Monday, March 30, 2015

Beating the heat at the 2015 Arizona Quilt Show!

It's already 95°F in Arizona... but, as they say, it's a dry heat! Moreover, it's the perfect occasion to enjoy an air-conditioned quilt show.   This is our 5th year of attendance, and we always look forward to seeing the variety and creativity displayed by members of the Arizona Quilters' Guild.  Let's beat the heat with a look at this year's fantastic quilts! Here is part 1 of our virtual show.

A Splendid Display, 80 x 80", by Cindy Seitz-Krug

This stunning quilt was awarded Best of Show along with 1st place in the Pieced - Large Quilt category.  Cindy Seitz-Krug says, "I have a 'thing' for peacocks, so when this line of fabric came out, I had to make a peacock quilt."  (We recognize the peacock from the 2012 Plume Collection from Timeless Treasures.)

A Splendid Display was hand appliqued, machine pieced and machine quilted.  In the photo above, the tiny stippling, done in blue, makes the gold-outlined feathers really stand out. Here is another closeup photo of the outstanding quilting:

We can't imagine the number of hours that must have gone into this masterpiece; it's no wonder this quilt won the top award at the show.

Spirit of Sedona by Margot McDonnell, Wanda Seale, Evelyn Link, Patricia Bliss, Barbara Janson and Georgia Heller. Quilted by Evelyn Link

This showstopper won the Arizona Quilters Hall of Fame award, which is presented each year to a quilt deemed worthy of special recognition.  A photo of Sedona, Arizona, was first divided into 6 equal vertical pieces. Each piece was made into a quilt by a different person, and then the finished quilted panels were sewn together.

Textures were created with printed/dyed fabric and thread painting.  The fabrics perfectly captured the colors of the bright blue sky, red rocks and green trees we associate with the landscape surrounding Sedona, Arizona.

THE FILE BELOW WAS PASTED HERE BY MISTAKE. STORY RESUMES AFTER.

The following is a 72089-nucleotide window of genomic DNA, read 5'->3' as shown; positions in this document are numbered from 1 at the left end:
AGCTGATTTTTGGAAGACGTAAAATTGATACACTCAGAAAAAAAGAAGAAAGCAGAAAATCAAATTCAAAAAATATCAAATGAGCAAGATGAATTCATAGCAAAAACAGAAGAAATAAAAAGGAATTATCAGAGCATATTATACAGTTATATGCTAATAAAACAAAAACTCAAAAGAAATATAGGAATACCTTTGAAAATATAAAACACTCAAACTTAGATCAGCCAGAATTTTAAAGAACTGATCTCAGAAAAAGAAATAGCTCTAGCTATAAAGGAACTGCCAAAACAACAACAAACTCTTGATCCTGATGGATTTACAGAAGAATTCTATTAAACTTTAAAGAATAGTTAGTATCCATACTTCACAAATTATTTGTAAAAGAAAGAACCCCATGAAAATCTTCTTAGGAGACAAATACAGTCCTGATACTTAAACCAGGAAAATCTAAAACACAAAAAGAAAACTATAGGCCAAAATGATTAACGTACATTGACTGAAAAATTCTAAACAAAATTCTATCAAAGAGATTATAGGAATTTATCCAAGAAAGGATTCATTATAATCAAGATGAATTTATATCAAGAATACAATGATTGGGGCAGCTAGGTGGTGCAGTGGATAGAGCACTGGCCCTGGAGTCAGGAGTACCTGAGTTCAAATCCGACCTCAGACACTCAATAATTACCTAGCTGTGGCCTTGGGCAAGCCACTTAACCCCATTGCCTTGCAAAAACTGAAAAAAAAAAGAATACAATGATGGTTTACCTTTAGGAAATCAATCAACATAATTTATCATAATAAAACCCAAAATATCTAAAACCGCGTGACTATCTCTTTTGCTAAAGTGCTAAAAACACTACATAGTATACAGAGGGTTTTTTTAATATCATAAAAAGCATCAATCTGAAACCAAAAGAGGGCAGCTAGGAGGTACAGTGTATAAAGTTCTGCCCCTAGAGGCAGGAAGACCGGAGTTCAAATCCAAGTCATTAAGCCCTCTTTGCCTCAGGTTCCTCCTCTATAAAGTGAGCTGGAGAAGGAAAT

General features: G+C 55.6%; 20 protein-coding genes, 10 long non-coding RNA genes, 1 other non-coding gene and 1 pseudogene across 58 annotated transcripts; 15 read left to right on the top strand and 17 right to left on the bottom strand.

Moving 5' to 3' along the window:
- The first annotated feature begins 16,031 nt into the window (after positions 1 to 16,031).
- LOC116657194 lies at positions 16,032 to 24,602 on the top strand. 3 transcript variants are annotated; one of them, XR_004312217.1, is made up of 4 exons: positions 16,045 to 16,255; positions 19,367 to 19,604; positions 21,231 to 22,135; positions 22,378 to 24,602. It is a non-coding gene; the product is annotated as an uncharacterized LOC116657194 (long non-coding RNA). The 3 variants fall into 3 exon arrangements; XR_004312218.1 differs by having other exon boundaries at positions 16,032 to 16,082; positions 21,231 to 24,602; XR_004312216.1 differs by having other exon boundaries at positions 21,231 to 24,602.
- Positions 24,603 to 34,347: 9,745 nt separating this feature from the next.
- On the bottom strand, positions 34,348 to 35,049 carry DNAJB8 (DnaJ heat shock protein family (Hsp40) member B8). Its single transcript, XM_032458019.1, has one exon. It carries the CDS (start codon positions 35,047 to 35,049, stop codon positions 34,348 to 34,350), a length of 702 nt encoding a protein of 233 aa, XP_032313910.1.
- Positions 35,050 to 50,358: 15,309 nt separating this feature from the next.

Later Bob, 36 x 36", by Ann Gonzalez

First Place winner in the pieced-small quilt category, the colors of this quilt capture the colors of the high desert. Ann Gonzalez says, "My daughter and I designed and pieced this quilt for the 2013 Hoffman Challenge, where it received first place for use of challenge fabric."

The quilt was based on traditional log cabin and New York Beauty blocks enhanced with simple yet effective machine quilting.

Lisbeth Lizard and Little Ones by Ruby Koch

Lisbeth Lizard won second place in the Mixed Technique - Small Quilt category. The background  is made of canvas that was painted to resemble a stone wall.  The flowers and leaves in the upper right corner, which resemble bougainvillea, were hand-dyed. Ruby says that the background was the biggest challenge for this quilt. 

The lizard is made with fabric collage.  Ruby says that the collage was inspired by Susan Carlson.  The lizard was enhanced with many decorative threads as shown above.  Small lizards were stenciled on the canvas as shown below.

Tucson Remembers Baltimore by Maggie Hagen

Winner of Honorable Mention at the show, Maggie says that this quilt is her Arizona (Tucson) version of a Baltimore Album quilt.  It was done on “copper” fabric rather than white or ivory, "because Arizona is the copper state."  The blocks include some quilt basket patterns by Helen Frost. The center medallion shows the famous Mission San Xavier del Bac (the White Dove of the Desert) in Tucson.

The block below features the javelina, which can be found in the desert and low mountains surrounding Tucson!

Here is a pretty floral wreath surrounding a heart.

Image credits:  Photos were taken by Quilt Inspiration. 

Tuesday, March 24, 2015

William Morris for applique lovers

William Morris (1834 –1896) was an English textile designer associated with the Arts and Crafts Movement. During his lifetime, Morris produced over 600 designs for wallpaper, textiles, and embroideries. Some of these elaborate designs have been translated into applique patterns by Michele Hill (William Morris in Applique and More William Morris Applique) and Rosemary Makhan (Floral Abundance: Applique Designs Inspired by William Morris).  Here are some William Morris-inspired quilts!

A Matter of Morris by Mary Mix, quilted by Janice Skiles

Mary explains, "I have always been intrigued with the Arts and Crafts Movement and the fabrics that were a part of that time. In recent years, there has been a resurgence of interest in the quilt world as well as the availability of many wonderful William Morris fabrics. I found a lovely, yet challenging pattern in the Arts and Crafts style that was a perfect fit with the fabrics I love." We really admired the excellent workmanship and the gracious symmetry of Mary's quilt.